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Amazon looks towards UAV delivery service integration

Amazon is promoting the establishment of a network of unmanned air vehicle control zones to ensure that its anticipated Prime Air delivery service will integrate smoothly into national airspace.

Speaking at the AUVSI Xponential show in New Orleans on 2 May, Gur Kimchi, vice-president of Prime Air, stressed that movement needs to be made on airspace integration methods now, so that services are ready to be carried out when the necessary authorisations are granted.

Kimchi referred to the idea that execution of the airspace control would have to be carried out by “federated traffic controllers”, which would consist of different overlapping networks of UAV operators communicating with each other and deconflicting, just as cellular service operators communicate to ensure that different networked phones can connect.

He says that NASA has been a “shining example” of engineering initiative through its unmanned traffic management effort, while the Joint Authorities for Rulemaking on Unmanned Systems working group has been useful in providing integration oversight.

Kimchi says that the model needs to be established now, even as the delivery service is in its infancy, to ensure that there are no issues when these operations begin, adding that airspace access rules need to be communicated effectively to ensure that everybody is aware of movements in the air.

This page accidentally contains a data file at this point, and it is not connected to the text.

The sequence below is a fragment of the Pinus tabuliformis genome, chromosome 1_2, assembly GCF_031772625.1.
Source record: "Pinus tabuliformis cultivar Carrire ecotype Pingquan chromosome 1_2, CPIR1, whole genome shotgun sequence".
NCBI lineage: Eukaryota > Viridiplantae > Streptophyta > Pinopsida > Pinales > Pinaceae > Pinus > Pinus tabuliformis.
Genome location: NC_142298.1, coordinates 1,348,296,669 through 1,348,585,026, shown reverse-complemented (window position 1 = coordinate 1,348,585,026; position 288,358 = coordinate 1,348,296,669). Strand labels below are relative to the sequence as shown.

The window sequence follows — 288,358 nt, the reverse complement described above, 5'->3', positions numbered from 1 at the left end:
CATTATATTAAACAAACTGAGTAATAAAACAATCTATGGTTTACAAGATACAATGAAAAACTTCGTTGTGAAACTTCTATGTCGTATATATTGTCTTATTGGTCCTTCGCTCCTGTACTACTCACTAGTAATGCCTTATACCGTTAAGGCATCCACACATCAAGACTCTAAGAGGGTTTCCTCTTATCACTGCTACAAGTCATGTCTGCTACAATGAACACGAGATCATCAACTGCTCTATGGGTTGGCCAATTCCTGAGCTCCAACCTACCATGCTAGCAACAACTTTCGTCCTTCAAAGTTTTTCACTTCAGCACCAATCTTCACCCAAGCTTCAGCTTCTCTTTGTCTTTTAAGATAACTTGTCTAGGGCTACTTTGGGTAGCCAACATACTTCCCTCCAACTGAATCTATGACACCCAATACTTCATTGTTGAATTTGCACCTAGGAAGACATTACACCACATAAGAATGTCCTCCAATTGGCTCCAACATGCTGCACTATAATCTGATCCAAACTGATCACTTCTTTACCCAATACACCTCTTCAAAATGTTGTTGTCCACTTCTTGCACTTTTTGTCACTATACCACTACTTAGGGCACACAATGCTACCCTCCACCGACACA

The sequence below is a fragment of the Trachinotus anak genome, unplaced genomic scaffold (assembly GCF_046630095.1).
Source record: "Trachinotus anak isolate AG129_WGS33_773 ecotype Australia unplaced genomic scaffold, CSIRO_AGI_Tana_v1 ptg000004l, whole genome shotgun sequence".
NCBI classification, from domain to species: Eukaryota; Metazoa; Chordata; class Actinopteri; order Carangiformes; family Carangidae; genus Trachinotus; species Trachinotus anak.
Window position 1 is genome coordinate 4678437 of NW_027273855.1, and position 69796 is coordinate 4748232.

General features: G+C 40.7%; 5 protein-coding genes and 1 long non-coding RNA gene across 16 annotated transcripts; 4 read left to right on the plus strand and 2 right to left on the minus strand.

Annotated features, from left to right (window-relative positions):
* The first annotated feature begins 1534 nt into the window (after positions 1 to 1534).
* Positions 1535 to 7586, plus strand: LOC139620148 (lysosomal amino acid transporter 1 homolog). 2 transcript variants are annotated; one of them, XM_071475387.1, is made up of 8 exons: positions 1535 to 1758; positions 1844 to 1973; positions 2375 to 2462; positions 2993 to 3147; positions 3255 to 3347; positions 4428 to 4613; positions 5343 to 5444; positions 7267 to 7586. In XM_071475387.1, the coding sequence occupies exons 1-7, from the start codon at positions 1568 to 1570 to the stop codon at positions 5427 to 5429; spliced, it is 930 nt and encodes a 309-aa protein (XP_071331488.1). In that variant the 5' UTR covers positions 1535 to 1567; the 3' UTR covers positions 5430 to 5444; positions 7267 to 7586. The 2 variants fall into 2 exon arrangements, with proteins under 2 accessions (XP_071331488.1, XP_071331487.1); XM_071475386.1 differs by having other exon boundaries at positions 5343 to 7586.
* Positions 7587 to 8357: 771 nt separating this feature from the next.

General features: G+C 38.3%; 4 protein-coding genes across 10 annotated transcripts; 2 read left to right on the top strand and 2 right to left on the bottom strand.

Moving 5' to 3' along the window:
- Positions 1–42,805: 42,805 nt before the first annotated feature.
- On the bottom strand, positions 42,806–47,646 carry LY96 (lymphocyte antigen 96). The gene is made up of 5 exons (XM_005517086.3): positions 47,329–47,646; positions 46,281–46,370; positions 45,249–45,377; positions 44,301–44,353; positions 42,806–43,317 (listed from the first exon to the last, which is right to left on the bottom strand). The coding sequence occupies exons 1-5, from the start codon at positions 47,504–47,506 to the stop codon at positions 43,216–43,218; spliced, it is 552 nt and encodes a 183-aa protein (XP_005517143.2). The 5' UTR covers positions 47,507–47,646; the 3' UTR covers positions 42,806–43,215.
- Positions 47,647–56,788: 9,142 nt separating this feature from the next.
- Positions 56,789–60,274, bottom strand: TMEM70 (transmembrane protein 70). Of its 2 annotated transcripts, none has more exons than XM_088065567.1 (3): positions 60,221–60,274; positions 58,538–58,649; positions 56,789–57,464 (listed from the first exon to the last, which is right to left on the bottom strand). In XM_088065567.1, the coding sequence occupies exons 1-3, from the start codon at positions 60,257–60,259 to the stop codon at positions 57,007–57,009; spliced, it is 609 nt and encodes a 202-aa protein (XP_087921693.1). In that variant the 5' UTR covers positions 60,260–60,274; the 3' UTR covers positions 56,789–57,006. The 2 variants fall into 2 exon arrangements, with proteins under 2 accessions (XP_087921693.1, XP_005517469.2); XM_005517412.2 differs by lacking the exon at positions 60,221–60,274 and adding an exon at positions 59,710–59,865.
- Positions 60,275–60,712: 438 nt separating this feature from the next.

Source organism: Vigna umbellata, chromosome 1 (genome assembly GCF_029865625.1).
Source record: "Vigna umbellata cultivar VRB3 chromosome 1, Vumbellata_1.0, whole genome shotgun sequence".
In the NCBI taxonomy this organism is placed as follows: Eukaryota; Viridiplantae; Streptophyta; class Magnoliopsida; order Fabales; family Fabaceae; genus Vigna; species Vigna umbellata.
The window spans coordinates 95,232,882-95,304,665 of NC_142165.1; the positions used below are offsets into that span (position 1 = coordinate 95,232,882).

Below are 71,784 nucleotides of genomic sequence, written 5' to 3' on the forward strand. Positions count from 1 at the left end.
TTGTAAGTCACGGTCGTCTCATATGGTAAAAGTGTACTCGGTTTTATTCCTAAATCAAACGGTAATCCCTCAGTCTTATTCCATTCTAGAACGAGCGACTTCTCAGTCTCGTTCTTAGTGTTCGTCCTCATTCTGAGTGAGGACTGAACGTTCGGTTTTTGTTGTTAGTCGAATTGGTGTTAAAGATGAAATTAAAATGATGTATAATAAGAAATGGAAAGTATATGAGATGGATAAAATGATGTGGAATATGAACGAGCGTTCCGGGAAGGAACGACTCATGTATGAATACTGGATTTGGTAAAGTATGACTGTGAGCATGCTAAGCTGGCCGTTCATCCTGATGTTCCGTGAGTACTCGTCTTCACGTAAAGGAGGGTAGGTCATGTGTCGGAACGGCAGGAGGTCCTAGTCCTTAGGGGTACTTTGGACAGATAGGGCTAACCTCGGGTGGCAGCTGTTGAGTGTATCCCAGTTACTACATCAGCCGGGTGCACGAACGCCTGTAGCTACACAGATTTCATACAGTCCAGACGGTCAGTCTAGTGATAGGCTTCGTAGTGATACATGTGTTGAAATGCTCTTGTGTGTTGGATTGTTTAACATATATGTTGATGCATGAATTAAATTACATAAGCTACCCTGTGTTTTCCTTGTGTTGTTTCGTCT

Amazon proposes that a no-fly zone be established at 400-500ft, to allow for UAVs to travel to delivery destinations. Real-time no-fly zones can also be imposed on UAV operations to allow for manned operations as necessary, and the systems can simply wait until it is safe to enter the zone again.

“The only way this will work is if everybody speaks the same language,” he says. “We can make this happen.”

He stressed the importance of safe, secure and interoperable operations, and warned that the pace of how this will move should not be set on current standards, because it is expected to grow rapidly in the next five years.

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Meanwhile, start-up Uvionix is preparing to launch its nSky UAV delivery service – which it claims will be provided for just $3 per delivery – in the next year.

It has designed a clean-sheet coaxial vertical take-off and landing aircraft that will be able to deliver 1.2lb payloads, and is targeting the convenience market to include the delivery of hot drinks and fast food.

“Our primary aim is to begin by delivering small parcels,” Boris Iskrev, chief executive of the company, tells Flightglobal. Uvionix is aiming to deliver within a 12mile radius, and is moving away from the need for warehouse despatch by offering the system to retailers to operate in-house but be controlled remotely by the Uvionix.

Regarding airspace integration efforts, the company is optimistic that challenges will be overcome by the US Federal Aviation Administration (FAA) to allow for such operations.

“We have seen a much more aggressive approach from the FAA with regards to integration recently,” Yordan Iskrev, president of the company, adds.

The system has a number of monitoring and redundancy systems integrated to ensure safety, including a parachute recovery system if the battery fails.

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